The conflict over the next six days played out as a very gay variant of a classic New York street rebellion. It would see: fire hoses turned on people in the street, thrown barricades, gay cheerleaders chanting bawdy variants of New York City schoolgirl songs, Rockette-style kick lines in front of the police, the throwing of a firebomb into the bar, a police officer throwing his gun at the mob, cries of “occupy — take over, take over,” “Fag power,” “Liberate the bar!”, and “We’re the pink panthers!”, smashed windows, uprooted parking meters, thrown pennies, frightened policemen, angry policemen, arrested mafiosi, thrown cobblestones, thrown bottles, the singing of “We Shall Overcome” in high camp fashion, and a drag queen hitting a police officer on the head with her purse.
Read more. [Image: Joseph Ambrosini/The New York Daily News]
TAMMY BALDWIN, the Senator-Elect from Wisconsin, will become the first openly gay person ever elected to Senate. MAZIE HIRONO, the Senator-Elect from Hawaii, will become the first Asian-American woman in Senate. TAMMY DUCKWORTH, the Representative-Elect for Illinois, will become the first disabled female veteran elected to the House of Reps. (she lost both her legs in the Iraq War).
The Malaysian government has begun organizing seminars aimed at helping parents and teachers identify latent homosexuality in children, according to Singapore news outlet AsiaOne. One of the principal warning signs? V-neck T-shirts. It’d be sort of funny if it weren’t rooted in a wildly un-self aware bigotry.
Read more. [Images: American Apparel/Reuters]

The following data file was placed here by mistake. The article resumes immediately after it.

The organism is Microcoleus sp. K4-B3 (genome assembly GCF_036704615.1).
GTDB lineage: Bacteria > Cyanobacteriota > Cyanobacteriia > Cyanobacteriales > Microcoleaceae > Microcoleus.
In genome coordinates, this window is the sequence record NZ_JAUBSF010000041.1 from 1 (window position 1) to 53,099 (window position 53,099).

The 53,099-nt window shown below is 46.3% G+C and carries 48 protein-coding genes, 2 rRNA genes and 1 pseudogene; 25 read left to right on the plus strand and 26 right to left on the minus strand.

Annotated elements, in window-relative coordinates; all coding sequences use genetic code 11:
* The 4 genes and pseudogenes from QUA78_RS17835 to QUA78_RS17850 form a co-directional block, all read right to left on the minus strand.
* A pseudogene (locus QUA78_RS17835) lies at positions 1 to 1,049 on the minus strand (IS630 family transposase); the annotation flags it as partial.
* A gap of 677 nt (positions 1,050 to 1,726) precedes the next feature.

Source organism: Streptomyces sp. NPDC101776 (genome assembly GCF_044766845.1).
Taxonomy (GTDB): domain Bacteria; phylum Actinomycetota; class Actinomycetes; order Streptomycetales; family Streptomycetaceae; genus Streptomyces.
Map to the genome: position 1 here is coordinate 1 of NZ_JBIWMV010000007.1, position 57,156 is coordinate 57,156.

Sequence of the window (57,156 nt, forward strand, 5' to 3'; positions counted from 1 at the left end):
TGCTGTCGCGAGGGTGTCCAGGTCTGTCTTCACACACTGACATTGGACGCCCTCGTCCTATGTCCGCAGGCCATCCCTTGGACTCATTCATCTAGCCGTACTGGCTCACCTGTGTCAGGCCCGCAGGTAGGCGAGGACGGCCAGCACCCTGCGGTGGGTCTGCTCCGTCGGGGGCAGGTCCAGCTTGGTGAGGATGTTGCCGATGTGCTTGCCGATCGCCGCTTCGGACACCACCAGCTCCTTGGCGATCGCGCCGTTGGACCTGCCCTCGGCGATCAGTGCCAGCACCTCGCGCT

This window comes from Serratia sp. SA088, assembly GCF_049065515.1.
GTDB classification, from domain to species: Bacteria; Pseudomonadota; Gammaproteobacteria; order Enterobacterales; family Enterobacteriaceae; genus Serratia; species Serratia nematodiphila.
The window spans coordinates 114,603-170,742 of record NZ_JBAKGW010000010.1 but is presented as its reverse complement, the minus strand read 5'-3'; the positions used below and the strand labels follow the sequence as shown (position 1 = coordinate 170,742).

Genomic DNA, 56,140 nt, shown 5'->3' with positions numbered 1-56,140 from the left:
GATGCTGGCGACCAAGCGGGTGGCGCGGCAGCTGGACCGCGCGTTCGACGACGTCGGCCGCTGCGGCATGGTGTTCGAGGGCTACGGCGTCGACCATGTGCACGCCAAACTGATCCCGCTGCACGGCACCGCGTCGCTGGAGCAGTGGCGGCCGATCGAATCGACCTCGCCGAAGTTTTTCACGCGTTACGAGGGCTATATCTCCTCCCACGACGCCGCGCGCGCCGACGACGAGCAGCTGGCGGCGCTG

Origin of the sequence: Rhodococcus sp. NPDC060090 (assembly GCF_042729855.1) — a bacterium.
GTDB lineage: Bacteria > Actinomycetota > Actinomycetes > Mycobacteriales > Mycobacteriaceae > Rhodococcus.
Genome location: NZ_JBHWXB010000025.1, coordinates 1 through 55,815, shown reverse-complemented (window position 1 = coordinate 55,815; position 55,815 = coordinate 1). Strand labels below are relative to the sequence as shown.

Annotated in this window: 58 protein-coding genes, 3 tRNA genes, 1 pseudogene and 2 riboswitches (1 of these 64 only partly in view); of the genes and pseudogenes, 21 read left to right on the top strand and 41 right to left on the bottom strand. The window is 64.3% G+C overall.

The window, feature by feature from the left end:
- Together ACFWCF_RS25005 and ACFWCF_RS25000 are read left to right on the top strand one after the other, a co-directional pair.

When President Obama ditched “Don’t Ask, Don’t Tell” last September, ripples went global. One crossed the Atlantic and found its way to a dance studio in South Africa. There, it reached a young choreographer struggling, at that very same moment, to decide how—and if—he wanted to do a show about his own country’s troubled, long-repressed relationship with gay men in the military. This bit of news from America helped him decide, giving him not just the confidence to proceed with the project, but also proof of something he’d already suspected: that this was an issue that transcended national borders.
The resulting show, Moffie, debuted in Grahamstown at the National Arts Festival last month, to equal parts anticipation and controversy—and not just because the full-page ad in the front of the festival program featured a very naked, hard-muscled man with a rifle dangling over his privates.
Read more. [Image: CuePix/Chris de Beer]
This morning, Washington United for Marriage announced a gift of “historic” proportions: $2.5 million from Jeff and MacKenzie Bezos, of Amazon fame and fortune, to go toward efforts to pass Referendum 74, which would legalize same-sex marriage in Washington, where the online retailer is based. With that one gift, the Bezoses have joined the ranks of the top financial backers of gay marriage in the country.
Why the sudden large check? The New York Times reports that the gift came as the result of a request from one of Amazon’s earliest employees, Jennifer Cast, a volunteer for Washington United for Marriage and a mother of four children she is raising with her longtime partner.
Read more. [Image: AP]
If New York City Mayor Michael Bloomberg and Council Speaker Christine Quinn’s figures that same-sex marriages brought in some $259 million in economic benefits to the city are correct—that means gay marriages earned the city around $30,000 per hour since they were legalized one year ago. Or put another way, that’s an extra $31 for each 8,245,000 New Yorkers.
Read more. [Image: Reuters]
Mazel tov! If you are married to your same-sex partner, and share these types of things on Facebook, no more second-class iconography for you. Facebook has rolled out little icons — in, of course, that distinct Facebook-blue — that will appear in timelines to mark the weddings of same-sex couples.
Read more. [Image: Facebook]
At the world’s largest ministry for homosexual Christians, there’s no more talk of “curing” same-sex attraction.